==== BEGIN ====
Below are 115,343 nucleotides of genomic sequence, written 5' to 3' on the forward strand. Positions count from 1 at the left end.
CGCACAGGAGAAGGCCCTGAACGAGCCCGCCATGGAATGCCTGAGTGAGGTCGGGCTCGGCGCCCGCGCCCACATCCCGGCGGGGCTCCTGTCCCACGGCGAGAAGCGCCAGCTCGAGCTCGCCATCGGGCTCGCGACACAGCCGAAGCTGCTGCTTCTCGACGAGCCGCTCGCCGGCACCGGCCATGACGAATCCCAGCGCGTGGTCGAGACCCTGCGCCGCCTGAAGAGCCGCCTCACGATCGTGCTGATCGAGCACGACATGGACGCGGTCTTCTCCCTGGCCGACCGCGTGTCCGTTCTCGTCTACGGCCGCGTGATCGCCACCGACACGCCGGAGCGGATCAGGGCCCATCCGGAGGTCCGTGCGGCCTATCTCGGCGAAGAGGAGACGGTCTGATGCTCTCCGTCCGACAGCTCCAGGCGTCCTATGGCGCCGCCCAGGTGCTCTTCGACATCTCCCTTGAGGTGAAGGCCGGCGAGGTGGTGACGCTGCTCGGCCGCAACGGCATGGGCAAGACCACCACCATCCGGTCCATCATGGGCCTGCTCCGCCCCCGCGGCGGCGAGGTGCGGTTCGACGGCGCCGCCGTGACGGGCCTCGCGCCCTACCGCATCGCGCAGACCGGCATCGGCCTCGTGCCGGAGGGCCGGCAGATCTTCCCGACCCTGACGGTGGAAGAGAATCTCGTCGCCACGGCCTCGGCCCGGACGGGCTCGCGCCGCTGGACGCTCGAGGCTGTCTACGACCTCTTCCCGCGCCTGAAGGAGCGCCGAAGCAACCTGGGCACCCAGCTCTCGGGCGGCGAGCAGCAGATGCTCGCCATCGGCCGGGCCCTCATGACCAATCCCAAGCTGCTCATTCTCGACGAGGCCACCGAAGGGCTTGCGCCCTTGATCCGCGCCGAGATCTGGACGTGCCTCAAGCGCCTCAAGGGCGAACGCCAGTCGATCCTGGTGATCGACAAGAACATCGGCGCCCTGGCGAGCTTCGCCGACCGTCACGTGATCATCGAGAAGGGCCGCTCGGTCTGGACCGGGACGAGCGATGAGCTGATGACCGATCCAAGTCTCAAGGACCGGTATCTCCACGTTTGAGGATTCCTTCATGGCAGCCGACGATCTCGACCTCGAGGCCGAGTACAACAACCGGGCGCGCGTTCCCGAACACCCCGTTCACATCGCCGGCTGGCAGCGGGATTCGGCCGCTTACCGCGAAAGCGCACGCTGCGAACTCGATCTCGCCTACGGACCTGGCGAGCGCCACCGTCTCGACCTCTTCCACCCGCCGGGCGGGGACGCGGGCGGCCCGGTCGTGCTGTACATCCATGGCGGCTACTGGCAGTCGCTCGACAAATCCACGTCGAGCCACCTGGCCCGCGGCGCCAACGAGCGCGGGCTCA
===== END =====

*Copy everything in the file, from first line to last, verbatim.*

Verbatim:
Below are 115,343 nucleotides of genomic sequence, written 5' to 3' on the forward strand. Positions count from 1 at the left end.
CGCACAGGAGAAGGCCCTGAACGAGCCCGCCATGGAATGCCTGAGTGAGGTCGGGCTCGGCGCCCGCGCCCACATCCCGGCGGGGCTCCTGTCCCACGGCGAGAAGCGCCAGCTCGAGCTCGCCATCGGGCTCGCGACACAGCCGAAGCTGCTGCTTCTCGACGAGCCGCTCGCCGGCACCGGCCATGACGAATCCCAGCGCGTGGTCGAGACCCTGCGCCGCCTGAAGAGCCGCCTCACGATCGTGCTGATCGAGCACGACATGGACGCGGTCTTCTCCCTGGCCGACCGCGTGTCCGTTCTCGTCTACGGCCGCGTGATCGCCACCGACACGCCGGAGCGGATCAGGGCCCATCCGGAGGTCCGTGCGGCCTATCTCGGCGAAGAGGAGACGGTCTGATGCTCTCCGTCCGACAGCTCCAGGCGTCCTATGGCGCCGCCCAGGTGCTCTTCGACATCTCCCTTGAGGTGAAGGCCGGCGAGGTGGTGACGCTGCTCGGCCGCAACGGCATGGGCAAGACCACCACCATCCGGTCCATCATGGGCCTGCTCCGCCCCCGCGGCGGCGAGGTGCGGTTCGACGGCGCCGCCGTGACGGGCCTCGCGCCCTACCGCATCGCGCAGACCGGCATCGGCCTCGTGCCGGAGGGCCGGCAGATCTTCCCGACCCTGACGGTGGAAGAGAATCTCGTCGCCACGGCCTCGGCCCGGACGGGCTCGCGCCGCTGGACGCTCGAGGCTGTCTACGACCTCTTCCCGCGCCTGAAGGAGCGCCGAAGCAACCTGGGCACCCAGCTCTCGGGCGGCGAGCAGCAGATGCTCGCCATCGGCCGGGCCCTCATGACCAATCCCAAGCTGCTCATTCTCGACGAGGCCACCGAAGGGCTTGCGCCCTTGATCCGCGCCGAGATCTGGACGTGCCTCAAGCGCCTCAAGGGCGAACGCCAGTCGATCCTGGTGATCGACAAGAACATCGGCGCCCTGGCGAGCTTCGCCGACCGTCACGTGATCATCGAGAAGGGCCGCTCGGTCTGGACCGGGACGAGCGATGAGCTGATGACCGATCCAAGTCTCAAGGACCGGTATCTCCACGTTTGAGGATTCCTTCATGGCAGCCGACGATCTCGACCTCGAGGCCGAGTACAACAACCGGGCGCGCGTTCCCGAACACCCCGTTCACATCGCCGGCTGGCAGCGGGATTCGGCCGCTTACCGCGAAAGCGCACGCTGCGAACTCGATCTCGCCTACGGACCTGGCGAGCGCCACCGTCTCGACCTCTTCCACCCGCCGGGCGGGGACGCGGGCGGCCCGGTCGTGCTGTACATCCATGGCGGCTACTGGCAGTCGCTCGACAAATCCACGTCGAGCCACCTGGCCCGCGGCGCCAACGAGCGCGGGCTCA